Review: Cokin Pure-Harmonie ND-X Filter

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“Almost fifty shades of grey…” That’s how Cokin describes their latest variable Neutral Density filter. Variable ND filters have been around for some time now, but ever since the advent of HDSLRs and their blitzkrieg on independent video production, variable ND filters have increased in popularity by an enormous margin for their incredible versatility. Cokin is a French filter manufacturer that recently launched a new line of filters called Pure Harmonie which is supposed to be even higher quality, and without color-casts that some ND filters can cause.

Pros & Cons

Pros

  • Very thin filter housing that shouldn’t cause vignetting problems on wide lenses
  • No perceptible loss in sharpness until the absolute maximum setting
  • Nicely made with quality materials

Cons

  • Not the cheapest, but you pay for quality
  • It would be nice to have some kind of hard-stop for minimum and maximum settings

Gear Used

Ergonomics

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Cokin provides a really nice carrying / storage case for the ND-X filter, which I appreciated. It’s a far cry better than the cheap plastic boxes most filters come housed in.

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You can see that the filter ring is knurled which makes it easy to manipulate while it’s on your lens. You can also see clear markings to denote how much of the Neutral Density filter you’re applying. I do wish the mark was a bit brighter though as it can be a little hard to see.

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Twisting the filter to maximum will cut the light dramatically (Cokin claims 8 stops reduction) which can be handy if you really need to cut down the light coming into your camera, but it does make it nearly impossible to see through the lens at this point so do your focusing beforehand.

Build Quality

Well considering we’re discussing a screw-in filter, with few moving parts, actually just few parts in general, I would hope that it was made well and with quality materials. When I opened the box for the Cokin Pure Harmonie ND-X I was greeted with a high quality storage case which admittedly surprised me. When I took the filter out of its snazzy case I was really pleased to see that the filter felt like it was really high quality. I’ve seen and held some real cheap filters over the years and I can tell you, this is not one of them.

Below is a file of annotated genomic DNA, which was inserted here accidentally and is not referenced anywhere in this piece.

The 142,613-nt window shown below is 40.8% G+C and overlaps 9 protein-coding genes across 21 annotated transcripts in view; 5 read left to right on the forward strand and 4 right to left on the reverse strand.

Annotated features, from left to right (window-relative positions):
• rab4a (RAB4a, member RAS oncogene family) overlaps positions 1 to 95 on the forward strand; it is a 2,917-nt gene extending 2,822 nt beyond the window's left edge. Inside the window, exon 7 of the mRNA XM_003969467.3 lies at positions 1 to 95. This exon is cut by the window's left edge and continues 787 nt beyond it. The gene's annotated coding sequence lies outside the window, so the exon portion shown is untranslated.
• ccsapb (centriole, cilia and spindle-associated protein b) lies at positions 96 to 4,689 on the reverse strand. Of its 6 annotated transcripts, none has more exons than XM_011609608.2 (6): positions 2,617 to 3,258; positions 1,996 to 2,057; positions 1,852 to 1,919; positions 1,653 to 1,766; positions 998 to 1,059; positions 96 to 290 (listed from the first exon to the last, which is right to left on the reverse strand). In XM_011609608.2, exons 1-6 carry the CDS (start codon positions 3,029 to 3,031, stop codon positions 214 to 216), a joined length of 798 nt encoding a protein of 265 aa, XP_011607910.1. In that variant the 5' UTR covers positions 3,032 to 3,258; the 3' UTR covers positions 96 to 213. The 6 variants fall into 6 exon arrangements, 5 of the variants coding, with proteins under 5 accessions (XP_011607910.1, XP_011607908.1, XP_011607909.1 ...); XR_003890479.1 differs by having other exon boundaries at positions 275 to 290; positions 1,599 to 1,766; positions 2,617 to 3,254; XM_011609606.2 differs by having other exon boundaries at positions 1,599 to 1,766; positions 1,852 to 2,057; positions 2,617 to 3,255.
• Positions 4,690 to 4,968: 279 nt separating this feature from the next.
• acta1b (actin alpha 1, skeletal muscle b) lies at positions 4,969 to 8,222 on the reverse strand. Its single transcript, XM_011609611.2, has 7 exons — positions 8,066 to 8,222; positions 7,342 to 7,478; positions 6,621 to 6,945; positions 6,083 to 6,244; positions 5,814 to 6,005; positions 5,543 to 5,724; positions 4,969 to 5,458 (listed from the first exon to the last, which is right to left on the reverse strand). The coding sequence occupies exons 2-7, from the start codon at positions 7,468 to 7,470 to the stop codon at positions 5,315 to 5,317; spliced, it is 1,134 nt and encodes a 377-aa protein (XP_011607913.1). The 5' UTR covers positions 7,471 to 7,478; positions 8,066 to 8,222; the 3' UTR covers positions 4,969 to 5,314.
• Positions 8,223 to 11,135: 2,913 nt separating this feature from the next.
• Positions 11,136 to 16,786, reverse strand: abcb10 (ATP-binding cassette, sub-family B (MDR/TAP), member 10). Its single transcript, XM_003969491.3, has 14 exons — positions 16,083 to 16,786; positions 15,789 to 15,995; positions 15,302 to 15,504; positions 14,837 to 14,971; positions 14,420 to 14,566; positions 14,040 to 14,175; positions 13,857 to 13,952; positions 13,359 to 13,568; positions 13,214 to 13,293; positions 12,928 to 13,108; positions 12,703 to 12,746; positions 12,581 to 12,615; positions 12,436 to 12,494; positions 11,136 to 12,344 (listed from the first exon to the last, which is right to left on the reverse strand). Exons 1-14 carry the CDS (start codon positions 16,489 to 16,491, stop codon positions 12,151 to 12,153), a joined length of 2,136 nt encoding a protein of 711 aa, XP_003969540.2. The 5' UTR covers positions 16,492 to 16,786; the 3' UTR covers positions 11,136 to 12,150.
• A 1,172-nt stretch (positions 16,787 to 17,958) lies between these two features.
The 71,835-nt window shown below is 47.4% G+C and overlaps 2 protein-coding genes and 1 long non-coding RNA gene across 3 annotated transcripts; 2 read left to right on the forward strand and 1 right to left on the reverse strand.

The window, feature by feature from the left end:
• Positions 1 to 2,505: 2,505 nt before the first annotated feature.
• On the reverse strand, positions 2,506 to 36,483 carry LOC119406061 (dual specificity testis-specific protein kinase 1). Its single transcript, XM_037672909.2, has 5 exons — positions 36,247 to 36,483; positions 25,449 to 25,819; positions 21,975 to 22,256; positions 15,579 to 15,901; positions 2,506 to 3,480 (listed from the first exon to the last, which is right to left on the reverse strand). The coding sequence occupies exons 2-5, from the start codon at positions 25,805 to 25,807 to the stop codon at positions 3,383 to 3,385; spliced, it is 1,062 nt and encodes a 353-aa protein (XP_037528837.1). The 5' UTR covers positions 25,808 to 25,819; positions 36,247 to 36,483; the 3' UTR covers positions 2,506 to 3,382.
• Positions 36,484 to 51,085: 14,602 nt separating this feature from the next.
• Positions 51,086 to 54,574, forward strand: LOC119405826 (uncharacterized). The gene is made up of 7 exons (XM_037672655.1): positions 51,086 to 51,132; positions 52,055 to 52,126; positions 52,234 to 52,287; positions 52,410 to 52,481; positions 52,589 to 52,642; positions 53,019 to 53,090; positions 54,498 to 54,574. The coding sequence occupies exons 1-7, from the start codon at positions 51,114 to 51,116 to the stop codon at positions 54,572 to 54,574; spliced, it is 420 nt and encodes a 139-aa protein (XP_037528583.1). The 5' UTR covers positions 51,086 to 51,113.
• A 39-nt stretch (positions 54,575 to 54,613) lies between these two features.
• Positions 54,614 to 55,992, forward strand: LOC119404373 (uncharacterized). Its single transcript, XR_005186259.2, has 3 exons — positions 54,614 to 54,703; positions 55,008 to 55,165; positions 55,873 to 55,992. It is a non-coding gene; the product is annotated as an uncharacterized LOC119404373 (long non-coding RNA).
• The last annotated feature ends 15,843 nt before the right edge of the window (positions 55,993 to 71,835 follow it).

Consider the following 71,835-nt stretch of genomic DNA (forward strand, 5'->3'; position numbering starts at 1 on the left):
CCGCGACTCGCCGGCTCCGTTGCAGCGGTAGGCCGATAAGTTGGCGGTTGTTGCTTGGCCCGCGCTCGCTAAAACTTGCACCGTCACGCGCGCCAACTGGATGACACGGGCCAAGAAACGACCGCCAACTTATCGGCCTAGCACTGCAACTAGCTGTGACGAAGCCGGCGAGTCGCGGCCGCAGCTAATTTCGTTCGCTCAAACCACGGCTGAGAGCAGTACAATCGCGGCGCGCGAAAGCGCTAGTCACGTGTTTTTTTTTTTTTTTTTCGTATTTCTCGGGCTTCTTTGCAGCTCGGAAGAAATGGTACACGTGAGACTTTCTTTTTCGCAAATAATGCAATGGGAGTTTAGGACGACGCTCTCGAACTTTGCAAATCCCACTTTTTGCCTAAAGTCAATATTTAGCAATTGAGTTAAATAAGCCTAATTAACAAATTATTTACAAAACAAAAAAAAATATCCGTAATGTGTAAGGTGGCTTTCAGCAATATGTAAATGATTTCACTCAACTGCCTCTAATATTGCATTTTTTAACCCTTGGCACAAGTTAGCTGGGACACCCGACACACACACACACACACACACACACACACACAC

Ease of Use

Studio sample showing the ability to open up your aperture for a shallow DOF using lights.

Studio sample showing the ability to open up your aperture for a shallow DOF using lights.

ND filters are wonderful tools to have for landscape photography as they allow you to cut massive amounts of light from your scene and utilize a long exposure during normal daylight hours or really long exposures in shade or fading light. This is how one achieves the “glass-like water” effect seen often in landscape imagery. However, this is no one-trick-pony we’re talking about here, ND filters can also allow you to shoot wide open in daylight if your camera doesn’t have a super fast maximum shutterspeed, AND they also are what allows you to keep your shutterspeed at a constant level outdoors when using DSLRs for video. The Cokin ND-X is a very thin filter, but the ring itself is knurled at the edge which makes it easy to manipulate when it’s on the front of your lens.

Image Quality

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I’ve tried a few different ND filter brands over the years, and recently I’ve even tried some other vari-NDs which were quite popular. All of them degraded my image quality for stills, but were mostly acceptable for video purposes. I was really pleased to see that there was hardly any degradation of the image quality until I got to the absolute maximum setting ND level. In my opinion this is completely acceptable because I can finally get a quality image out of the camera while using a somewhat affordably priced ND filter.

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Conclusions

As I mentioned, I’ve tried a number of filters over the years, and from the moment I opened the box, I suspected I was looking at a quality product. The build of the Cokin ND-X feels really nice in the hand, and the filter elements themselves gave me clean and clear light reduction without nasty color-casts (typically magenta). In the quick video samples I did I was able to easily control my depth of field with a very shallow look during bright afternoon sunlight (obviously less than ideal shooting conditions). I feel like Cokin has been paying attention to the other variable-ND filters that have come to market, and looked for ways they can improve upon the designs and image quality. I have to say, I commend them for their efforts.

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